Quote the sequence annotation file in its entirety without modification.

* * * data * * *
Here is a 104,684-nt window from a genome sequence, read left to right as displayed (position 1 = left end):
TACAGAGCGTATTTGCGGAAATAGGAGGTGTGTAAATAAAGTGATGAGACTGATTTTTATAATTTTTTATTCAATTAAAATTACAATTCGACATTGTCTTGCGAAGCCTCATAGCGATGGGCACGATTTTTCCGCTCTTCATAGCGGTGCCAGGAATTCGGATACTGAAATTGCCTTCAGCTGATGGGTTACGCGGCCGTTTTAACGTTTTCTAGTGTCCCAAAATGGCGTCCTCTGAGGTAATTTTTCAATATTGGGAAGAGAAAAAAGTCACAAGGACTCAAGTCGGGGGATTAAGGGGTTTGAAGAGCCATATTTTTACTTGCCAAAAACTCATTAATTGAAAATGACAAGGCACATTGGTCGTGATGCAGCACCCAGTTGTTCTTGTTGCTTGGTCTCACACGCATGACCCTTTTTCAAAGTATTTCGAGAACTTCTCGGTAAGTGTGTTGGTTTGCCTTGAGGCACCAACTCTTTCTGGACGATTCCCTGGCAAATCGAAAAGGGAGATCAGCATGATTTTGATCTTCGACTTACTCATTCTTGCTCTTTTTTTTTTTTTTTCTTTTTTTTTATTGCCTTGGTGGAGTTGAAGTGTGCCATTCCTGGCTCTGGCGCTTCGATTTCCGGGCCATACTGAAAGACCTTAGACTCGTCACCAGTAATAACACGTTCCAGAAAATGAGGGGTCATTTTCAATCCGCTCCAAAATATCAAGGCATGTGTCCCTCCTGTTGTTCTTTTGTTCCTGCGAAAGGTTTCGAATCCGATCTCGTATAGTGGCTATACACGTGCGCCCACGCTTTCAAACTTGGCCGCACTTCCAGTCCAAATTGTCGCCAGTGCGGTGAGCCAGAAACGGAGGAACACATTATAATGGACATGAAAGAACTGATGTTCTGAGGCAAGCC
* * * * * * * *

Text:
Here is a 104,684-nt window from a genome sequence, read left to right as displayed (position 1 = left end):
TACAGAGCGTATTTGCGGAAATAGGAGGTGTGTAAATAAAGTGATGAGACTGATTTTTATAATTTTTTATTCAATTAAAATTACAATTCGACATTGTCTTGCGAAGCCTCATAGCGATGGGCACGATTTTTCCGCTCTTCATAGCGGTGCCAGGAATTCGGATACTGAAATTGCCTTCAGCTGATGGGTTACGCGGCCGTTTTAACGTTTTCTAGTGTCCCAAAATGGCGTCCTCTGAGGTAATTTTTCAATATTGGGAAGAGAAAAAAGTCACAAGGACTCAAGTCGGGGGATTAAGGGGTTTGAAGAGCCATATTTTTACTTGCCAAAAACTCATTAATTGAAAATGACAAGGCACATTGGTCGTGATGCAGCACCCAGTTGTTCTTGTTGCTTGGTCTCACACGCATGACCCTTTTTCAAAGTATTTCGAGAACTTCTCGGTAAGTGTGTTGGTTTGCCTTGAGGCACCAACTCTTTCTGGACGATTCCCTGGCAAATCGAAAAGGGAGATCAGCATGATTTTGATCTTCGACTTACTCATTCTTGCTCTTTTTTTTTTTTTTTCTTTTTTTTTATTGCCTTGGTGGAGTTGAAGTGTGCCATTCCTGGCTCTGGCGCTTCGATTTCCGGGCCATACTGAAAGACCTTAGACTCGTCACCAGTAATAACACGTTCCAGAAAATGAGGGGTCATTTTCAATCCGCTCCAAAATATCAAGGCATGTGTCCCTCCTGTTGTTCTTTTGTTCCTGCGAAAGGTTTCGAATCCGATCTCGTATAGTGGCTATACACGTGCGCCCACGCTTTCAAACTTGGCCGCACTTCCAGTCCAAATTGTCGCCAGTGCGGTGAGCCAGAAACGGAGGAACACATTATAATGGACATGAAAGAACTGATGTTCTGAGGCAAGCC